Ponto-Caspian gammarids: Control movement of gammarids

How is the evidence assessed?
  • Effectiveness
  • Certainty
  • Harms
    not assessed

Study locations

Key messages

  • A replicated, controlled laboratory study in the USA found that movements of invasive freshwater shrimp slowed down or stopped when they were placed in water that had been exposed to different species of predatory fish, compared to those not exposed to fish.
  • A replicated laboratory study in the UK found carbonating the water stunned invasive killer shrimp.


About key messages

Key messages provide a descriptive index to studies we have found that test this intervention.

Studies are not directly comparable or of equal value. When making decisions based on this evidence, you should consider factors such as study size, study design, reported metrics and relevance of the study to your situation, rather than simply counting the number of studies that support a particular interpretation.

Supporting evidence from individual studies

  1. A replicated, controlled experimental study conducted in 2008, on specimens from a canal in the USA (Pennuto & Keppler 2008) found that movement of invasive freshwater shrimp Echinogammarus ischnus, slowed down or stopped when exposed to water that had previously contained predatory fishes.  Movement patterns were significantly lower when compared with a control treatment, i.e. fish-free water. Increased avoidance behaviour was associated with increased density of fishes previously in the water. The treatment water had been in contact with either the round goby Apollonia melanostoma, yellow perch Perca flavescens, black crappie Promoxis nigromaculatus, rainbow darter Etheostoma caeruleum or the brown bullhead Ameiurus nebulosus. One shrimp was put in each of two tanks (7 x 7 cm) containing 1 cm deep freshwater. One tank was fed with water from a 40 l tank containing 1-10 fishes at 2 ml/second over a 30 second period. The other tank was fed with water without fish. Shrimp movements were observed and measured.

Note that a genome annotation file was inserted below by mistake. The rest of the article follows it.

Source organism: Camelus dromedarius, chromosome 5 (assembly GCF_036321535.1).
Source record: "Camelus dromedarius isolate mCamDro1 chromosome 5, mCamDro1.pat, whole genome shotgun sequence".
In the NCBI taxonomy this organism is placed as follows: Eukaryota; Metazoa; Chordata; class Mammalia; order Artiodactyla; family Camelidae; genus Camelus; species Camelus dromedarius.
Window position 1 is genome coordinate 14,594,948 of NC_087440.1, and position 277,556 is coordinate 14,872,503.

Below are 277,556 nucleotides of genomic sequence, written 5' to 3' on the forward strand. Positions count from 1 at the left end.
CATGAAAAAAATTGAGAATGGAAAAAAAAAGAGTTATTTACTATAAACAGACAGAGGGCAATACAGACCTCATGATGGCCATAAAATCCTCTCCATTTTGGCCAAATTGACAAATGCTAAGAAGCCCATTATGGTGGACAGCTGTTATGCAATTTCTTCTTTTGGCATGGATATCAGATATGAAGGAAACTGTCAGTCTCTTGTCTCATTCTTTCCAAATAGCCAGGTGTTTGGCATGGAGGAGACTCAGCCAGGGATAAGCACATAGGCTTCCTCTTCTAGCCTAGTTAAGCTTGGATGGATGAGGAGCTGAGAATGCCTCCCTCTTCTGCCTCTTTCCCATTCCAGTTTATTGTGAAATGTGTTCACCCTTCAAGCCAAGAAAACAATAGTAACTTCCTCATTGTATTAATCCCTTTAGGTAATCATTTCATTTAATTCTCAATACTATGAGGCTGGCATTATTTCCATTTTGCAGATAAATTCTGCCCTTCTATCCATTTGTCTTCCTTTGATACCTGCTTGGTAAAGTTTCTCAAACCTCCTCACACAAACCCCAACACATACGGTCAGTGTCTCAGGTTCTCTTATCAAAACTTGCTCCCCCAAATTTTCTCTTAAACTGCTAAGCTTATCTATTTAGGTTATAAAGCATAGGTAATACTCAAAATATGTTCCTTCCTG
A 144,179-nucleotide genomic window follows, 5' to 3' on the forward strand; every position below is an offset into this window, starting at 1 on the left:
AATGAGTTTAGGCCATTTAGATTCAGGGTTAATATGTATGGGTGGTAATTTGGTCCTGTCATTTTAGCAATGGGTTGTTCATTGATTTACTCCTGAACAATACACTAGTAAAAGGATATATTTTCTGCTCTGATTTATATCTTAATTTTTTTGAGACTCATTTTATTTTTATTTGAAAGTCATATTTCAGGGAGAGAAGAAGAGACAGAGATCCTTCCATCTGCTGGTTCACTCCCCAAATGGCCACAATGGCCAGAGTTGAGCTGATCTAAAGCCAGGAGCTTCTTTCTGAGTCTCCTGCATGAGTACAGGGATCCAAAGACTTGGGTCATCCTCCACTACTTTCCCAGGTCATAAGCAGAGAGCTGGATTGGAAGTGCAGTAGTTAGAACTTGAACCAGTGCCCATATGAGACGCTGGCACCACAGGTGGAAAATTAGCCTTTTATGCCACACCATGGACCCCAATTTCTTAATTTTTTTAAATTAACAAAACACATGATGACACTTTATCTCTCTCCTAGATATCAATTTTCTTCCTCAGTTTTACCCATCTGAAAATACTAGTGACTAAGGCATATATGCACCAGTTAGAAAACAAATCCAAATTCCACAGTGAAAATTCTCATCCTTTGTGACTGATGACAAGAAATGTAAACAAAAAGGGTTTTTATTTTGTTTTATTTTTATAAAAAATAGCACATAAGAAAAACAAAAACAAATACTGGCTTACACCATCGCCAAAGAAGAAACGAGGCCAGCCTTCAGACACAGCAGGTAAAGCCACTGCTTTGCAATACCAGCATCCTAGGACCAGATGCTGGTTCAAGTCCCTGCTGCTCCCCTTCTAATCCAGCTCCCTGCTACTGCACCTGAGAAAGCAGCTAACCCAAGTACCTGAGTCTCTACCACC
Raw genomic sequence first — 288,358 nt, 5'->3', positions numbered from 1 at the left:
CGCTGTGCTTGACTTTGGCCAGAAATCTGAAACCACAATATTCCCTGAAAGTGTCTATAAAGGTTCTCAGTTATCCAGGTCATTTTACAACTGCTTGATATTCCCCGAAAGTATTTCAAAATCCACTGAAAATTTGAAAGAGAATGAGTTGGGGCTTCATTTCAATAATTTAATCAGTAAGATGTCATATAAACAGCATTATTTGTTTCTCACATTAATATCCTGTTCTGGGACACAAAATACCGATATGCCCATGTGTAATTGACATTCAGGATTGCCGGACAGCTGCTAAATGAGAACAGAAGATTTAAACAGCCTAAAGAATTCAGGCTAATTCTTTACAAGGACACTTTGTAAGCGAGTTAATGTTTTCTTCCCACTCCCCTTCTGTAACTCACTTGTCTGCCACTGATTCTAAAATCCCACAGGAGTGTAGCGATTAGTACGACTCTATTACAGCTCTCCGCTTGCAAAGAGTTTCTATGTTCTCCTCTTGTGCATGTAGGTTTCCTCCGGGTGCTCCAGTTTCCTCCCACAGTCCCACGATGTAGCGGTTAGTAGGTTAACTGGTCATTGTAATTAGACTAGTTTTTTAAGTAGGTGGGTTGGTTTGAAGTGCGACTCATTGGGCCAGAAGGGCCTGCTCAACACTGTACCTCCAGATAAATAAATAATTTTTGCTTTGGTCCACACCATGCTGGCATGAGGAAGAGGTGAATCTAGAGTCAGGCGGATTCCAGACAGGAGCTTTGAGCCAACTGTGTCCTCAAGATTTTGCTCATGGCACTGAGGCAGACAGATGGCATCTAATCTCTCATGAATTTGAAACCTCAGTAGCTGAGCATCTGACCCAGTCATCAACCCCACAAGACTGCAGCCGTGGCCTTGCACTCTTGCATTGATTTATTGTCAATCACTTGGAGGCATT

Study and other actions tested
  2. A controlled laboratory study conducted in 2011 in England, UK (Stebbing et al. 2011) found that carbonating water did not kill the invasive killer shrimp Dikerogammarus villosus but 100% of the shrimps were stunned (stopped moving). A test group of five captive shrimp was immersed in carbonated water for 15 minutes. Dead and live shrimp were counted.

    Study and other actions tested
Please cite as:

Aldridge, D., Ockendon, N., Rocha, R., Smith, R.K. & Sutherland, W.J. (2020) Some Aspects of Control of Freshwater Invasive Species. Pages 555-87 in: W.J. Sutherland, L.V. Dicks, S.O. Petrovan & R.K. Smith (eds) What Works in Conservation 2020. Open Book Publishers, Cambridge, UK.

Where has this evidence come from?

List of journals searched by synopsis

All the journals searched for all synopses

Control of Freshwater Invasive Species

This Action forms part of the Action Synopsis:

Control of Freshwater Invasive Species
Control of Freshwater Invasive Species

Control of Freshwater Invasive Species - Published 2017

Control of Freshwater Invasive Species Synopsis

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What Works in Conservation

What Works in Conservation provides expert assessments of the effectiveness of actions, based on summarised evidence, in synopses. Subjects covered so far include amphibians, birds, mammals, forests, peatland and control of freshwater invasive species. More are in progress.

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